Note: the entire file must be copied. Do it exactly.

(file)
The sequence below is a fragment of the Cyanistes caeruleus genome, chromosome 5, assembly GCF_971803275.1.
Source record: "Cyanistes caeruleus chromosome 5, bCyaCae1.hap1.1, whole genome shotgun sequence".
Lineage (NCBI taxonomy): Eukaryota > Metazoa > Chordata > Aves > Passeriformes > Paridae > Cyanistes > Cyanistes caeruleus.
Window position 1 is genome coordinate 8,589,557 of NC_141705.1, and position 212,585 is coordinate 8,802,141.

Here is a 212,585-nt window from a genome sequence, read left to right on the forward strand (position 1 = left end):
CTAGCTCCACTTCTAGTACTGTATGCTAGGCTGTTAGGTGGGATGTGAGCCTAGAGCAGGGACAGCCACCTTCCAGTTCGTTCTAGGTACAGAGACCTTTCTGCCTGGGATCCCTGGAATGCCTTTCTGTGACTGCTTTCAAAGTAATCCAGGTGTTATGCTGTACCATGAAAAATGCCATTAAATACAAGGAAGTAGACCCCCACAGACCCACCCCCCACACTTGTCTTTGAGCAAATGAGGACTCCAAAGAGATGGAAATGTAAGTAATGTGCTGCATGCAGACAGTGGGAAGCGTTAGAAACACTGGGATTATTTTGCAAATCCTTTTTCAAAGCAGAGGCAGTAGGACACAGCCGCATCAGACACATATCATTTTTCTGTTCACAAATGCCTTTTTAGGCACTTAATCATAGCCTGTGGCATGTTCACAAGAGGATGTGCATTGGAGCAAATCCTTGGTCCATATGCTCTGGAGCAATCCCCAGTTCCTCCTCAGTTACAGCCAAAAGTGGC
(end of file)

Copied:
The sequence below is a fragment of the Cyanistes caeruleus genome, chromosome 5, assembly GCF_971803275.1.
Source record: "Cyanistes caeruleus chromosome 5, bCyaCae1.hap1.1, whole genome shotgun sequence".
Lineage (NCBI taxonomy): Eukaryota > Metazoa > Chordata > Aves > Passeriformes > Paridae > Cyanistes > Cyanistes caeruleus.
Window position 1 is genome coordinate 8,589,557 of NC_141705.1, and position 212,585 is coordinate 8,802,141.

Here is a 212,585-nt window from a genome sequence, read left to right on the forward strand (position 1 = left end):
CTAGCTCCACTTCTAGTACTGTATGCTAGGCTGTTAGGTGGGATGTGAGCCTAGAGCAGGGACAGCCACCTTCCAGTTCGTTCTAGGTACAGAGACCTTTCTGCCTGGGATCCCTGGAATGCCTTTCTGTGACTGCTTTCAAAGTAATCCAGGTGTTATGCTGTACCATGAAAAATGCCATTAAATACAAGGAAGTAGACCCCCACAGACCCACCCCCCACACTTGTCTTTGAGCAAATGAGGACTCCAAAGAGATGGAAATGTAAGTAATGTGCTGCATGCAGACAGTGGGAAGCGTTAGAAACACTGGGATTATTTTGCAAATCCTTTTTCAAAGCAGAGGCAGTAGGACACAGCCGCATCAGACACATATCATTTTTCTGTTCACAAATGCCTTTTTAGGCACTTAATCATAGCCTGTGGCATGTTCACAAGAGGATGTGCATTGGAGCAAATCCTTGGTCCATATGCTCTGGAGCAATCCCCAGTTCCTCCTCAGTTACAGCCAAAAGTGGC